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have been deemed of importance, owing to its situation in the first considerable expansion of the valley of the Wye, from the time of that river quitting the Buxton basin. Its name sufficiently betrays its Saxon origin— the ford of the Ash. Many places in England are named after this tree, and Derbyshire possesses a fair share of them. In the Domesday Record Ashford, under the designation of Aisseford, is included in the list of royal manors ; and in its vicinity are the Berewites of Oneash (Aneise) and Monyash (Maneis).
The church— the special object of our visit to-day—consists of a tower, nave, chancel, north aisle, and south porch. At starting it is somewhat disappointing to learn that, owing to serious defects in the foundations, the outer walls, those of the tower excepted, were rebuilt on their original site about the year 1870; and yet much of interest remains for the consideration of the ecclesiastical antiquary.
No church is recorded here at the time of the Domesday Survey, but we must bear in mind the latter was not intended to contain a catalogue of churches, but only to note those " which the Crown had to look to for payment of some kind, either in services, rents, or produce, ... notwithstanding the vast quantity of land held by the Church at the period;” and although Bakewell is noted to have had two priests and a church, there is fair evidence of the existence of many at the time the volume was compiled that are not mentioned in it.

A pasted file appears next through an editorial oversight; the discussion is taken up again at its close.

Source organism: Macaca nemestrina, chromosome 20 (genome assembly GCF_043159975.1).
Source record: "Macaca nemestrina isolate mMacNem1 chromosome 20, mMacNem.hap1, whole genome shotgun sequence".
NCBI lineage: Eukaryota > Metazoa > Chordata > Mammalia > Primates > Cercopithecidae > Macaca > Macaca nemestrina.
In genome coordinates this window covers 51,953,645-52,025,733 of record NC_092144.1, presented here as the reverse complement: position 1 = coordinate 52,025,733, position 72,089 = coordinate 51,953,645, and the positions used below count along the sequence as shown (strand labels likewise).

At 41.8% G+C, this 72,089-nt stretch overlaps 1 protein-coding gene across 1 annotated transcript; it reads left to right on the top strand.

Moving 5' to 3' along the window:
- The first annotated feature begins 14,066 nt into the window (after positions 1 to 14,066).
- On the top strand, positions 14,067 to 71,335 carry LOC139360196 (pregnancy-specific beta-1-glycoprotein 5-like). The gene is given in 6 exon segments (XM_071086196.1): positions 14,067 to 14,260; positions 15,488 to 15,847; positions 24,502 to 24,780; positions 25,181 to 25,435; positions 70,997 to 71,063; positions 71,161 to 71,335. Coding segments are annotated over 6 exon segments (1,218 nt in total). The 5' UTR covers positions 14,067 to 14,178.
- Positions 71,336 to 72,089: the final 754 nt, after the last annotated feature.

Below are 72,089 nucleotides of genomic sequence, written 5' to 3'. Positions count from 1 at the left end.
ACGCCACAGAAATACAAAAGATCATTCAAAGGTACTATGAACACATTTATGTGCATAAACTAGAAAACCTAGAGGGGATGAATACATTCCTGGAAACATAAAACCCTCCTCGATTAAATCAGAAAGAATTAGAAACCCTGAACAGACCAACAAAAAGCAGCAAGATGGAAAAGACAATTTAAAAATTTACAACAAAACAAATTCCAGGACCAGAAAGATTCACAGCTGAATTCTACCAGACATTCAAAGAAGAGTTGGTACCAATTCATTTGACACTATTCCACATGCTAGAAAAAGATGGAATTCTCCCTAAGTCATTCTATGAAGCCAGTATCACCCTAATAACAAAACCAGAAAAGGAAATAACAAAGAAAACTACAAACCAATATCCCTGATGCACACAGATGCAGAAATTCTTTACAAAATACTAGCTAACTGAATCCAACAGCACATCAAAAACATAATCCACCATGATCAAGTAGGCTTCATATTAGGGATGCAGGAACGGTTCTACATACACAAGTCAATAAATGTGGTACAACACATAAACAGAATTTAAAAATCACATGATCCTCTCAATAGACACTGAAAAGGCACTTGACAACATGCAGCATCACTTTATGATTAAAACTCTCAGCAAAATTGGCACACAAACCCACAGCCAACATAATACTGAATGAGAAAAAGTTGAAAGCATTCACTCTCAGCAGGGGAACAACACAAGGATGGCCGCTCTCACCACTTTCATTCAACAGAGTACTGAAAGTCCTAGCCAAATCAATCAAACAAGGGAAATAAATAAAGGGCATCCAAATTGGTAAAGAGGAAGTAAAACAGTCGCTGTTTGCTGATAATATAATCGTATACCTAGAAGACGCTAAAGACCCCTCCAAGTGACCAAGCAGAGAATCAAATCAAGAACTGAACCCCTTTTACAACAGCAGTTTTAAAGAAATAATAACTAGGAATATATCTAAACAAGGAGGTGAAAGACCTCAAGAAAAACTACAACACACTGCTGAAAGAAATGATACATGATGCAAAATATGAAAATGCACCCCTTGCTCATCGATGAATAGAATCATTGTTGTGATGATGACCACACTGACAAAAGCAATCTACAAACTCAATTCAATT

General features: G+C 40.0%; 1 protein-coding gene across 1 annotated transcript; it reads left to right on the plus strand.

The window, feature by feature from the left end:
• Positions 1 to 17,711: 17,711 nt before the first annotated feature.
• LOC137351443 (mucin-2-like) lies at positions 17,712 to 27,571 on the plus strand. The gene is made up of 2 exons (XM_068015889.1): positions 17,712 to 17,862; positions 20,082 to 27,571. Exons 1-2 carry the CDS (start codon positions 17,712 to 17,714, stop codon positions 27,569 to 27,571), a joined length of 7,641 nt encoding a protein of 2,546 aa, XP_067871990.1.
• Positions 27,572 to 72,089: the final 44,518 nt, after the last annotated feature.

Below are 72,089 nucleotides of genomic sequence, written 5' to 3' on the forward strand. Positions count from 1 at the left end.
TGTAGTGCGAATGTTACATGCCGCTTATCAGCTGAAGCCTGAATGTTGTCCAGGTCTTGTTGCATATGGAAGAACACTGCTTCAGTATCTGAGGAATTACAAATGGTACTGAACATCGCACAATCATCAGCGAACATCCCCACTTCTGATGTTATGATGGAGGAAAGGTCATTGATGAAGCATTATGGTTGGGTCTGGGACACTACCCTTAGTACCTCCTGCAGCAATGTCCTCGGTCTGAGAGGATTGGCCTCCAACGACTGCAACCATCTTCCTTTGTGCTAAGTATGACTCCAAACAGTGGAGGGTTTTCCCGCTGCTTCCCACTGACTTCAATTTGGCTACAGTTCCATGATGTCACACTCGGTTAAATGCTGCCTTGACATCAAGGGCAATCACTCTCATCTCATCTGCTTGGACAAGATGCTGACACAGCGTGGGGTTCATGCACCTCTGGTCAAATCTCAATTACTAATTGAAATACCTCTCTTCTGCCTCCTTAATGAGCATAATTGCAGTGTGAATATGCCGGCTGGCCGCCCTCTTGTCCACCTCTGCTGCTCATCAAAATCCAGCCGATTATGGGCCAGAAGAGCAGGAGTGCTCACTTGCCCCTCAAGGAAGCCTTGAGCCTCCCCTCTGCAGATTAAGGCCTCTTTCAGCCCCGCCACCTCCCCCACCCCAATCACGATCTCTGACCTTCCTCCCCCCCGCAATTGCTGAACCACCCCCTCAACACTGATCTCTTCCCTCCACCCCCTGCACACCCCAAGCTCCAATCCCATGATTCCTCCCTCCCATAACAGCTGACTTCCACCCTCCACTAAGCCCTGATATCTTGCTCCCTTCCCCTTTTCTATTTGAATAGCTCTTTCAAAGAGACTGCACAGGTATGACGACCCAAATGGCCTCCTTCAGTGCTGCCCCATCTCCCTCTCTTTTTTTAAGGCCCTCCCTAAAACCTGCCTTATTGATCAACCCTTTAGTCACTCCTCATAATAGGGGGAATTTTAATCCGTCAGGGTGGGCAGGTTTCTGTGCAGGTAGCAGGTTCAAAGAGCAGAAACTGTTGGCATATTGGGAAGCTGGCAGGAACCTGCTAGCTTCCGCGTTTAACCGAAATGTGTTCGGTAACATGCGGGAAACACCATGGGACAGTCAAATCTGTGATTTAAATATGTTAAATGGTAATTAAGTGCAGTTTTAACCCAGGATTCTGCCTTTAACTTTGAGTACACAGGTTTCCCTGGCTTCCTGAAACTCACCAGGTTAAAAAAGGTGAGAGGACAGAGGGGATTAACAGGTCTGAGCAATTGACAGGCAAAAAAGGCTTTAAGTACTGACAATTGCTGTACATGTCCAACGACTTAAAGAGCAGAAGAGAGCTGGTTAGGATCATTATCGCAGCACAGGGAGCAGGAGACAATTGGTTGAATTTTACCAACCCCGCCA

Long previous to the Norman Conquest, Ashford formed an important centre for the wants of the mining district situated in its immediate vicinity, and in the Domesday Book it is recorded to have one lead work (“i plumbaria”). Other places in the neighbourhood, Bakewell, Darley, Taddington, and Monyash to wit, had Norman churches, and from this alone we might fairly conjecture that one existed at Ashford during the same period.
ve possess direct evidence in its favour: the first and principal is a semicircular stone tympanum, carved with rude figures, and evidently of Norman work, now occupying its original position over the south door, where it was refixed in 1870, after an absence of many years.” Next there is a corbel, sculptured with a grotesque head supported by two hands, apparently of late Norman work, now utilised to support one of the principals of the chancel roof; but prior to the late alterations, served as a bracket, not many feet from the ground, at the end of the north aisle, on its north wall. Also five small square stone blocks with grotesque heads carved on them, which were found embedded in the old walls at the time of their being taken down : now placed over the tympanum of the south entrance. Lastly, over the chancel door was a gritstone lintel bearing a rude sculpture in its centre, and belonging to the same period. (This has not been preserved.)